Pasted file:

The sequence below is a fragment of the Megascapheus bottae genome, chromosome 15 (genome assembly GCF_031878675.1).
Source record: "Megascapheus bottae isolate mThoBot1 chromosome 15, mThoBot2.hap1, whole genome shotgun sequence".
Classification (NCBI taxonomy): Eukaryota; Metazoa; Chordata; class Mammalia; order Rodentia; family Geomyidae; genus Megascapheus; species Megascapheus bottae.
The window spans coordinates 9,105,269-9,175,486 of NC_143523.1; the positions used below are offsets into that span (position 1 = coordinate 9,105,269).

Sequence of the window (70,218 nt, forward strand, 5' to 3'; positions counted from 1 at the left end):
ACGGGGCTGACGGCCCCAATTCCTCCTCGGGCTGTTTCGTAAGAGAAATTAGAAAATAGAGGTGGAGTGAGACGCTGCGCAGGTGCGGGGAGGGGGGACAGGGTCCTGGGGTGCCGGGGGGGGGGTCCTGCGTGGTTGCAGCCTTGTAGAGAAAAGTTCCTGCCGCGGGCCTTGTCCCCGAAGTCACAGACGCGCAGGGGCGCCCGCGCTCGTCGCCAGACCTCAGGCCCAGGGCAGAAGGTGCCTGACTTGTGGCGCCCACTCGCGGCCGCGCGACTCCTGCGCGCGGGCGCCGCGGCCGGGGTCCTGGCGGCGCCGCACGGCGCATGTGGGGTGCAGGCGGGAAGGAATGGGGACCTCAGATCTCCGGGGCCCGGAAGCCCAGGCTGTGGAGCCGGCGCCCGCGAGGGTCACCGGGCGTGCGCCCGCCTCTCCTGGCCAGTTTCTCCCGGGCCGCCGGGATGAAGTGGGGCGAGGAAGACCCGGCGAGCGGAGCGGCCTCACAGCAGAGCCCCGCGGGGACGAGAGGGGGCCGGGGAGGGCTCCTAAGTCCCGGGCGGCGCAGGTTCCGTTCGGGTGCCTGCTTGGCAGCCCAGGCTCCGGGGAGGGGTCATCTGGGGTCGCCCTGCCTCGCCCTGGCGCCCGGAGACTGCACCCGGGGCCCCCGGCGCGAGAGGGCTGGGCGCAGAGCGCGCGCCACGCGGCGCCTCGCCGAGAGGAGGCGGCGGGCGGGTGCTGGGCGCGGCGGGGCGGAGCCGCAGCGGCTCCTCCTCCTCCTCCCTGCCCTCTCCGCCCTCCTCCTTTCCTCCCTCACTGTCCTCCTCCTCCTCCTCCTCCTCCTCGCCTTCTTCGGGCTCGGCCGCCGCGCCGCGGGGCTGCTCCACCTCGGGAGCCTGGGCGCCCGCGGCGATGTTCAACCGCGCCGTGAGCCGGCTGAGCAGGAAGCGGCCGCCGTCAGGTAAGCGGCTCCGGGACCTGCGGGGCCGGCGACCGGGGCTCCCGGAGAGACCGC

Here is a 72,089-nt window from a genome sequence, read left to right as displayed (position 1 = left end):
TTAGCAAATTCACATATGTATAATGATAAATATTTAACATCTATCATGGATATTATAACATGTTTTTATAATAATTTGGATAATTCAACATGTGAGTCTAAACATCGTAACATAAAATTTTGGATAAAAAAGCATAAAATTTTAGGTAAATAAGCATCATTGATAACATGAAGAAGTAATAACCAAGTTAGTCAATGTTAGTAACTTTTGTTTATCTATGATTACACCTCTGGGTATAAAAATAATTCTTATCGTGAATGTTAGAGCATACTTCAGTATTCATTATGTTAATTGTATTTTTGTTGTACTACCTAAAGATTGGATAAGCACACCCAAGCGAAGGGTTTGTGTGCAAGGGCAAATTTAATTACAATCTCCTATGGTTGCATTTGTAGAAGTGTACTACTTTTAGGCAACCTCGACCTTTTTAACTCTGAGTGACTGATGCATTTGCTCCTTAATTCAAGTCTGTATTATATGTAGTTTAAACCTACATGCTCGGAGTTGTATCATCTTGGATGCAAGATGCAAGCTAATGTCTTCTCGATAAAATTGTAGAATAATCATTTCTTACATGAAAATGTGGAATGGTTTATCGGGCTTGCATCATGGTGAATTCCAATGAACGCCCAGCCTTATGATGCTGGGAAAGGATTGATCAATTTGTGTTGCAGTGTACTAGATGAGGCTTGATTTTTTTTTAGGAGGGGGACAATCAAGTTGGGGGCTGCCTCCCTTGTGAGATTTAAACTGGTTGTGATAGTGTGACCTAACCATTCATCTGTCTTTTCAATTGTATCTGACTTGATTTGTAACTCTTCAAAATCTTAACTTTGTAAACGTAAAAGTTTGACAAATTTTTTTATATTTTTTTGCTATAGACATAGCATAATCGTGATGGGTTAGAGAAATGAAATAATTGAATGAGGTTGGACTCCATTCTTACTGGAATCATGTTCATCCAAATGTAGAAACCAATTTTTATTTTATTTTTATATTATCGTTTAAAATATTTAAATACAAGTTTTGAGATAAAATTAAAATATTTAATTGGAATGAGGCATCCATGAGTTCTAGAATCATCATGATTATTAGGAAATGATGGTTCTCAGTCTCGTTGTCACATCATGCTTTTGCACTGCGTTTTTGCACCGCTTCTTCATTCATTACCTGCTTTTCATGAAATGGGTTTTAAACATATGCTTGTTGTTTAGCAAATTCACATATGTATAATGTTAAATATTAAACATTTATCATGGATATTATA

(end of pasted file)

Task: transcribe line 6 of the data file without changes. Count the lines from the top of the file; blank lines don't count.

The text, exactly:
ACGGGGCTGACGGCCCCAATTCCTCCTCGGGCTGTTTCGTAAGAGAAATTAGAAAATAGAGGTGGAGTGAGACGCTGCGCAGGTGCGGGGAGGGGGGACAGGGTCCTGGGGTGCCGGGGGGGGGGTCCTGCGTGGTTGCAGCCTTGTAGAGAAAAGTTCCTGCCGCGGGCCTTGTCCCCGAAGTCACAGACGCGCAGGGGCGCCCGCGCTCGTCGCCAGACCTCAGGCCCAGGGCAGAAGGTGCCTGACTTGTGGCGCCCACTCGCGGCCGCGCGACTCCTGCGCGCGGGCGCCGCGGCCGGGGTCCTGGCGGCGCCGCACGGCGCATGTGGGGTGCAGGCGGGAAGGAATGGGGACCTCAGATCTCCGGGGCCCGGAAGCCCAGGCTGTGGAGCCGGCGCCCGCGAGGGTCACCGGGCGTGCGCCCGCCTCTCCTGGCCAGTTTCTCCCGGGCCGCCGGGATGAAGTGGGGCGAGGAAGACCCGGCGAGCGGAGCGGCCTCACAGCAGAGCCCCGCGGGGACGAGAGGGGGCCGGGGAGGGCTCCTAAGTCCCGGGCGGCGCAGGTTCCGTTCGGGTGCCTGCTTGGCAGCCCAGGCTCCGGGGAGGGGTCATCTGGGGTCGCCCTGCCTCGCCCTGGCGCCCGGAGACTGCACCCGGGGCCCCCGGCGCGAGAGGGCTGGGCGCAGAGCGCGCGCCACGCGGCGCCTCGCCGAGAGGAGGCGGCGGGCGGGTGCTGGGCGCGGCGGGGCGGAGCCGCAGCGGCTCCTCCTCCTCCTCCCTGCCCTCTCCGCCCTCCTCCTTTCCTCCCTCACTGTCCTCCTCCTCCTCCTCCTCCTCCTCGCCTTCTTCGGGCTCGGCCGCCGCGCCGCGGGGCTGCTCCACCTCGGGAGCCTGGGCGCCCGCGGCGATGTTCAACCGCGCCGTGAGCCGGCTGAGCAGGAAGCGGCCGCCGTCAGGTAAGCGGCTCCGGGACCTGCGGGGCCGGCGACCGGGGCTCCCGGAGAGACCGC